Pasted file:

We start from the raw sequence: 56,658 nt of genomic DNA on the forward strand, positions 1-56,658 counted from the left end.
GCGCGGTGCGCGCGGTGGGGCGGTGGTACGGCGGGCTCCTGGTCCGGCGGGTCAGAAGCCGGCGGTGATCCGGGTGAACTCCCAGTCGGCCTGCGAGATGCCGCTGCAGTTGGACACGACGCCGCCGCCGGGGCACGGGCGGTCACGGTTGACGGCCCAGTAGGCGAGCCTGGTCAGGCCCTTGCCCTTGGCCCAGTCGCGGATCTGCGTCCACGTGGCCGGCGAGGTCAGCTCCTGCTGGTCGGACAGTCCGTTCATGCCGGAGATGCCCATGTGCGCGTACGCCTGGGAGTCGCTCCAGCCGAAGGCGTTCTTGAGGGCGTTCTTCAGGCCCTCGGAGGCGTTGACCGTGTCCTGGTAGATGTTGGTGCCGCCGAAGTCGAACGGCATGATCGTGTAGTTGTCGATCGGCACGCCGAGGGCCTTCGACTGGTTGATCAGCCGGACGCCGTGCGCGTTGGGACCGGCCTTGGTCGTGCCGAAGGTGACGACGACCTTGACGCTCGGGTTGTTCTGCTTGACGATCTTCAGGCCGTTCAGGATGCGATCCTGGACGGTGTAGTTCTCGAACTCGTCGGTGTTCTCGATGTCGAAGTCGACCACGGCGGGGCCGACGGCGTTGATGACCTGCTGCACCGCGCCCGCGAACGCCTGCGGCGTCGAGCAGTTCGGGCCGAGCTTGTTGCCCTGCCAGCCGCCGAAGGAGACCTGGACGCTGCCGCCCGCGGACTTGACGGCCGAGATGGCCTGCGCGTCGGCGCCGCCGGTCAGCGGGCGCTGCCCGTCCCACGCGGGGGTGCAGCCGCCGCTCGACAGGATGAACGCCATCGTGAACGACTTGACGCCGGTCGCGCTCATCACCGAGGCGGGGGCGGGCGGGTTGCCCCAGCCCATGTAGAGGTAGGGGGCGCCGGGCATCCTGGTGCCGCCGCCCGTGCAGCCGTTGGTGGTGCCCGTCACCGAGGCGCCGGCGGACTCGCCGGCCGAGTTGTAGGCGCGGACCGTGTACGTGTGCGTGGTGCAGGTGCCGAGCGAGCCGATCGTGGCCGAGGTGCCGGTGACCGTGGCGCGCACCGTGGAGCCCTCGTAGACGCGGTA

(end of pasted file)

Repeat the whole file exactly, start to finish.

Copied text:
We start from the raw sequence: 56,658 nt of genomic DNA on the forward strand, positions 1-56,658 counted from the left end.
GCGCGGTGCGCGCGGTGGGGCGGTGGTACGGCGGGCTCCTGGTCCGGCGGGTCAGAAGCCGGCGGTGATCCGGGTGAACTCCCAGTCGGCCTGCGAGATGCCGCTGCAGTTGGACACGACGCCGCCGCCGGGGCACGGGCGGTCACGGTTGACGGCCCAGTAGGCGAGCCTGGTCAGGCCCTTGCCCTTGGCCCAGTCGCGGATCTGCGTCCACGTGGCCGGCGAGGTCAGCTCCTGCTGGTCGGACAGTCCGTTCATGCCGGAGATGCCCATGTGCGCGTACGCCTGGGAGTCGCTCCAGCCGAAGGCGTTCTTGAGGGCGTTCTTCAGGCCCTCGGAGGCGTTGACCGTGTCCTGGTAGATGTTGGTGCCGCCGAAGTCGAACGGCATGATCGTGTAGTTGTCGATCGGCACGCCGAGGGCCTTCGACTGGTTGATCAGCCGGACGCCGTGCGCGTTGGGACCGGCCTTGGTCGTGCCGAAGGTGACGACGACCTTGACGCTCGGGTTGTTCTGCTTGACGATCTTCAGGCCGTTCAGGATGCGATCCTGGACGGTGTAGTTCTCGAACTCGTCGGTGTTCTCGATGTCGAAGTCGACCACGGCGGGGCCGACGGCGTTGATGACCTGCTGCACCGCGCCCGCGAACGCCTGCGGCGTCGAGCAGTTCGGGCCGAGCTTGTTGCCCTGCCAGCCGCCGAAGGAGACCTGGACGCTGCCGCCCGCGGACTTGACGGCCGAGATGGCCTGCGCGTCGGCGCCGCCGGTCAGCGGGCGCTGCCCGTCCCACGCGGGGGTGCAGCCGCCGCTCGACAGGATGAACGCCATCGTGAACGACTTGACGCCGGTCGCGCTCATCACCGAGGCGGGGGCGGGCGGGTTGCCCCAGCCCATGTAGAGGTAGGGGGCGCCGGGCATCCTGGTGCCGCCGCCCGTGCAGCCGTTGGTGGTGCCCGTCACCGAGGCGCCGGCGGACTCGCCGGCCGAGTTGTAGGCGCGGACCGTGTACGTGTGCGTGGTGCAGGTGCCGAGCGAGCCGATCGTGGCCGAGGTGCCGGTGACCGTGGCGCGCACCGTGGAGCCCTCGTAGACGCGGTA